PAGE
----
The Apartheid Museum is a museum complex in Johannesburg, South Africa dedicated to illustrating apartheid and the 20th century history of South Africa. The complex, owned by Gold Reef City Casino, was opened in November 2001.
After the legalisation of gambling in South Africa post-1994, the government established the Gambling Board with the purpose of granting casino licenses. As a part of any bid to construct a casino in the country, developers are required to demonstrate how their prospective casino would attract tourism and stimulate the creation of jobs.
A consortium known as Akani eGoli put in a bid to construct the Gold Reef City Casino, as well as an adjacent museum complex called Freedom Park. The bid was successful and space was created for the complex next to Gold Reef City Casino. The name of "Freedom Park" was later changed "The Apartheid Museum at Freedom Park", leading to the name controversy and legal action. The construction costs of the Apartheid Museum amounted to around R80 million, paid for by Akani eGoli.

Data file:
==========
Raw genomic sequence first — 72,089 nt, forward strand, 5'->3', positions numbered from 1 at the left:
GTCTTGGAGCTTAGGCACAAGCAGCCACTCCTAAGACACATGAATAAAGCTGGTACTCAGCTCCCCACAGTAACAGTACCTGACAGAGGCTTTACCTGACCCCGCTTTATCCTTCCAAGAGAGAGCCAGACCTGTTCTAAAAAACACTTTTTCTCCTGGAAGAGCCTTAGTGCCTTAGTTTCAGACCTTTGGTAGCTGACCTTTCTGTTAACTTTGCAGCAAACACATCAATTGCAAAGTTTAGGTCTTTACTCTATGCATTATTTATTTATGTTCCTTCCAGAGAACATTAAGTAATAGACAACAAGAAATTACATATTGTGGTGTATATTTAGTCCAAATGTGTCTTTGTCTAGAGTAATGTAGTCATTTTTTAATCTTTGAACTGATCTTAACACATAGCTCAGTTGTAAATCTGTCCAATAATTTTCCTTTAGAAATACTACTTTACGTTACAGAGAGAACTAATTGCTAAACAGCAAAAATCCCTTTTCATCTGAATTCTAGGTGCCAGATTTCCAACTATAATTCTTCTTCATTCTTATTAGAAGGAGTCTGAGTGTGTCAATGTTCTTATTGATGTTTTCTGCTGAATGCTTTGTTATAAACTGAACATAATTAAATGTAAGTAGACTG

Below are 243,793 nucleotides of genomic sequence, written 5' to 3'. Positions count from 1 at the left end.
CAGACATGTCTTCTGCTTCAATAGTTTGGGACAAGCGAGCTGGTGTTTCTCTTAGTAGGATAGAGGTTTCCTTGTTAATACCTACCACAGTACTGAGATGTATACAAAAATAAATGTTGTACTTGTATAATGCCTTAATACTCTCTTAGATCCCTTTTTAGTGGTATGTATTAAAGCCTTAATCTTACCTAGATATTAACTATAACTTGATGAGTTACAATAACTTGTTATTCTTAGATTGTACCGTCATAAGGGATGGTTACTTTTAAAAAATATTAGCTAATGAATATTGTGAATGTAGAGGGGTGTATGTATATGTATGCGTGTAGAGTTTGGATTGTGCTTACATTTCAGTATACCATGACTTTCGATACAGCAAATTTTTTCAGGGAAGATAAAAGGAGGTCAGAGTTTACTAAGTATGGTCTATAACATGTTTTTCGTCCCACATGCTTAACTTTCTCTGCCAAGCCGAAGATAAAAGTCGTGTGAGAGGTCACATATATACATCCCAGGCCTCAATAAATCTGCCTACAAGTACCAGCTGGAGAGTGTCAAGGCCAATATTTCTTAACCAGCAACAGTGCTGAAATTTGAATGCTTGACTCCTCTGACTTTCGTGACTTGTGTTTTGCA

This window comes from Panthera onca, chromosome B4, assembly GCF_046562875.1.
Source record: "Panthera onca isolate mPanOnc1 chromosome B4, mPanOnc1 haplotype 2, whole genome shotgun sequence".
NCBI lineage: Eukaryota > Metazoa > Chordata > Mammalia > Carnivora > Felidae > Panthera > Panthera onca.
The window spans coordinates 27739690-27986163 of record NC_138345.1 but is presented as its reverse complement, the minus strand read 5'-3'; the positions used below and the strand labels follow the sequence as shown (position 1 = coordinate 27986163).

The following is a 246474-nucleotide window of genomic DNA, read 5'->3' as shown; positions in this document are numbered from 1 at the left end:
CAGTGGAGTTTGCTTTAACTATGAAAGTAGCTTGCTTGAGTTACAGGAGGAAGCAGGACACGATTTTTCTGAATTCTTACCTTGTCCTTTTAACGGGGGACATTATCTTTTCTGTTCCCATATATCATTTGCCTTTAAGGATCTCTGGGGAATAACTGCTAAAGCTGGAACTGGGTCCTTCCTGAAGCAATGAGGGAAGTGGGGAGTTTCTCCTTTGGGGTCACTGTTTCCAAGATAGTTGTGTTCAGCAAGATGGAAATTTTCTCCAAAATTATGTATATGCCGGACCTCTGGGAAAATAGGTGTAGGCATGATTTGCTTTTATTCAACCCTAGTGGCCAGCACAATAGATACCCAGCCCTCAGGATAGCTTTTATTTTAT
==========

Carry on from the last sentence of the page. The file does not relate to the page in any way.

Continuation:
The museum was registered as a Section 21 company, which means that it was incorporated not for profit, with an independent board of trustees. The company is separate from Akani eGoli, which has leased the museum to the Section 21 company for the duration of its casino licence. The museum therefore relies on donations, contributions, and sponsorships to sustain its growth.
The name "Apartheid Museum" was registered as a trademark in 1990 by Mike Stainbank. When the initially-proposed Africa Freedom Park was renamed The Apartheid Museum at Freedom Park, Stainbank took legal action against Akani eGoli, but Stainbank was denied justice by the South African judiciary. Stainbank maintains that the verdict was unfair. The twin brothers who developed the museum, known as The Kroks brothers, raised money from selling skin whitening chemicals to black people, which according to Proud Majilah, an activist, is believed to be a direct contradiction of what the museum stands for.